Taming the tongue. A statement like that conjures up many images. Maybe it brings to mind something horrible you heard someone saying in the hallways of school. Maybe it reminds you of a time in which you said something you later regretted. Whatever it is, James reminds us it is no small task to tame one’s tongue. And I think we see that in a day-to-day basis in our encounters with people.
TV shows (whether news or sitcoms) are chalked full of boldfaced people who say whatever comes to their mind. Might I even dare say…we enjoy that kind of entertainment? What’s better than watching two people duke it out with words? (Oh I know, two people duking it out with their fists!) Imagine what would be said of the Hollywood star that never retorted back at someone who intentionally belittled them with words? They would be laughed at for not responding. They would be laughed at for taming their tongue. They would be laughed at for obeying the Word of God.
On a more personal level, I find it hard to not snap back at someone who lashes out at me verbally (even if I don’t verbally assault them, I do it in my mind). But in studying James, I’ve been convicted (by the Holy Spirit). This has led to a discovery in my life of two things.
1. I can’t control my tongue. There are too many occasions where I say something only to regret it an hour later. I look at the situations I face and easily see I don’t measure up to what God desires. Case and point: Jesus Christ. What a knock on the head when we see God Himself taking insults, beatings, and being spit upon by His creation and He never once retaliates physically or verbally (see Mark 15:15,29,31, Matt 27:30). It would have angered me and surely I would have said or done something, it broke His heart and He remained silent. This brings out a noticeable difference between Jesus the Christ and myself (not that it would have been hard to find any in the first place), He can control His tongue, and I can’t.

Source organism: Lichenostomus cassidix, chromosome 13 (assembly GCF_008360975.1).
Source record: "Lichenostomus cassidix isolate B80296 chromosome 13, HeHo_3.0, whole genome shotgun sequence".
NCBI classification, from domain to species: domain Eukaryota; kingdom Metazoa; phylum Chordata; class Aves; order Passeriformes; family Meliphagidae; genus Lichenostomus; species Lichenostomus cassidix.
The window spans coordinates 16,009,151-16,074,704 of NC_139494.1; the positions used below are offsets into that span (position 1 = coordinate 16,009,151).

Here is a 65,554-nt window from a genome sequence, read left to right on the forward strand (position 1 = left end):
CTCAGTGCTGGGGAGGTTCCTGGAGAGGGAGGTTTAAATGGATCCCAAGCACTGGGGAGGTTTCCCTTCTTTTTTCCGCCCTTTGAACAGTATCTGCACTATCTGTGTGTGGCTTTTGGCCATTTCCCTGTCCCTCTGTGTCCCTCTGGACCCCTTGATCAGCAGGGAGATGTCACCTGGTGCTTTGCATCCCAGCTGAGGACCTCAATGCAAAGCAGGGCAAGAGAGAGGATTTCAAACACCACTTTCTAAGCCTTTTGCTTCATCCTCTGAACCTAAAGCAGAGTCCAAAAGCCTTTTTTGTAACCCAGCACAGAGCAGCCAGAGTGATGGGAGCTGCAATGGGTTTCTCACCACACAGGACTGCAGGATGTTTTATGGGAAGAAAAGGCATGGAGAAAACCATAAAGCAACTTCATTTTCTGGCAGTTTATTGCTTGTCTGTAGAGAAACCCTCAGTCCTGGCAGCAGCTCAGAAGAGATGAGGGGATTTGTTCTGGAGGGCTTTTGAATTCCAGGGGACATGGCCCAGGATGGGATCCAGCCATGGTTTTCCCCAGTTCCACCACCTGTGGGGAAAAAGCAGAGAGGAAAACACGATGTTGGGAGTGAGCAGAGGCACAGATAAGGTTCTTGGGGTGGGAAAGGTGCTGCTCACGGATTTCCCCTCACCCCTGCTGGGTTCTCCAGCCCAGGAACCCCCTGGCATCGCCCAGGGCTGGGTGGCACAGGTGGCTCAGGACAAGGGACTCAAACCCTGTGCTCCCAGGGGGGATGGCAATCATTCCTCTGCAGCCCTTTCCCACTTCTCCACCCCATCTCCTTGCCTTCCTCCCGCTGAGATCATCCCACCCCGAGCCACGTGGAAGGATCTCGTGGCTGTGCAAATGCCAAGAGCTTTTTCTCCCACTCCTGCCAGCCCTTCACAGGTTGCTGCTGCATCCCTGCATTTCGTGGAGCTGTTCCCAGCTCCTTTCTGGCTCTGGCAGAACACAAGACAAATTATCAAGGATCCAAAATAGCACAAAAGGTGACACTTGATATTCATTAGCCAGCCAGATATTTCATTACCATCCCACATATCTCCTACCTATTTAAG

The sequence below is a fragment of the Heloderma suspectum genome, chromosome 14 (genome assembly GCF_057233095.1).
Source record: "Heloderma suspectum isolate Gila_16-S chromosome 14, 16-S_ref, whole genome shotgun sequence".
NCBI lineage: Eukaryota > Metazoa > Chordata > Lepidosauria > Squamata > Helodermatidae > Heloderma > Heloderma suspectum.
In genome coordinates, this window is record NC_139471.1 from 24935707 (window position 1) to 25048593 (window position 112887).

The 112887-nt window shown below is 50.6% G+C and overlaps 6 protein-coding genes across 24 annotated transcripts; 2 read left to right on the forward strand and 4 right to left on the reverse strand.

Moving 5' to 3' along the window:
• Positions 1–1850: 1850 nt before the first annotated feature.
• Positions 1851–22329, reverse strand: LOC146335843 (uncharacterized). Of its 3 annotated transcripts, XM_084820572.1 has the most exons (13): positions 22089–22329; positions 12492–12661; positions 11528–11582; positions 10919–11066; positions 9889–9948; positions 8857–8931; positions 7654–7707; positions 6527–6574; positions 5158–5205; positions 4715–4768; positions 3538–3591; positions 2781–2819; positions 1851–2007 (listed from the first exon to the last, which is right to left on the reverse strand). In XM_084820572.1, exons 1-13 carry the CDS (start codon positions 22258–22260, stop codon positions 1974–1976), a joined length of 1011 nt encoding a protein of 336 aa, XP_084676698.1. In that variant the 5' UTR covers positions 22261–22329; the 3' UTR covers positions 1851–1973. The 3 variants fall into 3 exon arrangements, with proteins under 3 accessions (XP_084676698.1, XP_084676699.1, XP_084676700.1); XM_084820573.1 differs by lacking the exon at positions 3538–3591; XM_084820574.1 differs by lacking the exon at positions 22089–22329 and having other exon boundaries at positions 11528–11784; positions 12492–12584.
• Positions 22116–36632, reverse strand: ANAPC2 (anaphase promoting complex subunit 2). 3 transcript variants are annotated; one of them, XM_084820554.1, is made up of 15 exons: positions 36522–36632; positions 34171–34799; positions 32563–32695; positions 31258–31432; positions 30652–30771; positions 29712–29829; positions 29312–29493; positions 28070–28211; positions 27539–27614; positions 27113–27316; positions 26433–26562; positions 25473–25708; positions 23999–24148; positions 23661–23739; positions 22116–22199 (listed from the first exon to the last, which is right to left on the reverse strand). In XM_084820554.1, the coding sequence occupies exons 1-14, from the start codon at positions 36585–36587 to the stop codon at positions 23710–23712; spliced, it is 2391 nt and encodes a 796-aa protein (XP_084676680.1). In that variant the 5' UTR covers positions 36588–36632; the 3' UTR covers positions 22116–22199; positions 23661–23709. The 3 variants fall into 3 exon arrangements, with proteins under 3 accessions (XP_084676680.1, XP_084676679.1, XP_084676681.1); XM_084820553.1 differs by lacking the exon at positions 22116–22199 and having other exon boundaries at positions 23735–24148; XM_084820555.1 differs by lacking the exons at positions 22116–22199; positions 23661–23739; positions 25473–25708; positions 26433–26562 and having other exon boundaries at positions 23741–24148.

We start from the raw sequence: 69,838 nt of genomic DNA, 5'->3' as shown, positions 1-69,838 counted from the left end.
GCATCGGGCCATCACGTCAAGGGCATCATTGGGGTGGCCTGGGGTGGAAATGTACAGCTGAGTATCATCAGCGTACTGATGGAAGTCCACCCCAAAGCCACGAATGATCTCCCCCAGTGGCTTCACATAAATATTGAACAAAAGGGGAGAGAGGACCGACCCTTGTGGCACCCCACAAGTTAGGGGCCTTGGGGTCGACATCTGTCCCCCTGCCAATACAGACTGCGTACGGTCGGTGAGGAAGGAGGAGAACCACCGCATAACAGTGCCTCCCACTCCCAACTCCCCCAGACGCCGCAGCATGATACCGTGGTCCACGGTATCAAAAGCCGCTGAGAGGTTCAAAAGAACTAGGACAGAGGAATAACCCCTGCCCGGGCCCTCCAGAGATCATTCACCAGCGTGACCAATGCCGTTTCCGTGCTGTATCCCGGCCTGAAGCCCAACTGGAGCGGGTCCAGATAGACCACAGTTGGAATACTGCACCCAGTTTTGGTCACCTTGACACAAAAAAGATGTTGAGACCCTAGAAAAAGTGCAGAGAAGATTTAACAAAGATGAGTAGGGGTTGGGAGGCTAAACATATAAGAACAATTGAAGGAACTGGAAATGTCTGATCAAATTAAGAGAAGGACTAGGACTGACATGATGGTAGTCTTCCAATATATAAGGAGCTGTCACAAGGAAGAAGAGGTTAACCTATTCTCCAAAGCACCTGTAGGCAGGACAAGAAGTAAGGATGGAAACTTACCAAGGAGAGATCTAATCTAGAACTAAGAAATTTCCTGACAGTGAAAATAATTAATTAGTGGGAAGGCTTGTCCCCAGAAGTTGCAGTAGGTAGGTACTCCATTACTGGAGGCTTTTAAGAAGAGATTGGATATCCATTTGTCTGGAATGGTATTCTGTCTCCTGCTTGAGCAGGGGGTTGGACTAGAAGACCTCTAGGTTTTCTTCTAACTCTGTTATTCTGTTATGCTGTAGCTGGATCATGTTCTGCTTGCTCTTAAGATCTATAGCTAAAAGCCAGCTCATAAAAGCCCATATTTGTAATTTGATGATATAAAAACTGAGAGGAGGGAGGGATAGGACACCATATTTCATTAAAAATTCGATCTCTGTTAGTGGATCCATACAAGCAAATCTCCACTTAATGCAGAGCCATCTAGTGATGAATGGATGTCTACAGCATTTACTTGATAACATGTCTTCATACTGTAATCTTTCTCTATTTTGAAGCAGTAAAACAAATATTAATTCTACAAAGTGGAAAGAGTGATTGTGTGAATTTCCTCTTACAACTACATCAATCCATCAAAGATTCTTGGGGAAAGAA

2. I need help in controlling my tongue. Who will come to our aid in such a devastating situation? For us Christians, it is not who will come, but Who is already there. The Holy Spirit living inside all believers (Ephesians 1:13) will give us strength to hold our tongues. What do we need to do? Surrender (and sometimes it is very hard) our will and what we want to do to Him. In turn, our will is replaced with God’s will. I challenge you to do that this week. When someone rips into you verbally, pause for a moment, remain silent, and surrender any inclination to strike back to God. Do it and see what happens. I double dog dare you!
Practical Advice for taming the tongue
1) Think before you speak. You don’t have to instantly snap back at someone when they say something harsh to you.
2) If you don’t have anything nice to say, say nothing. It is better to walk away from a situation saying nothing then to add to it. (Check out Ephesians 4:29)
3) Begin each day with a simple prayer: God help me to watch what I say to others.
4) If you hear something negative being said about someone, walk away. If your friends ask you why you did that, tell them you don’t want to be a part of unwholesome talk. (Ephesians 4:29)
5) Practice the spiritual discipline of silence. Try going a whole day without saying a word. Try only listening.
6) If you have something unwholesome, negative, or bad to say about someone, tell God first. Try going to God with everything, even your thoughts. Do this before talking to someone else. Live by the principle: Everything I say or write I’m able to share with God first.
7) Remember that you will have to give an account on Judgment day for every careless word you speak. (Matthew 12:36) So, no matter what you say or where you say it (even if it’s a harsh comment said anonymously on the internet), you will be held accountable.If you do or have messed up with words, go to the person and apologize. Even if they don’t forgive you (sometimes it may be hard for a person to forgive you), God will.
Your thoughts on the issue of taming the tongue?
Any other practical advice you could offer?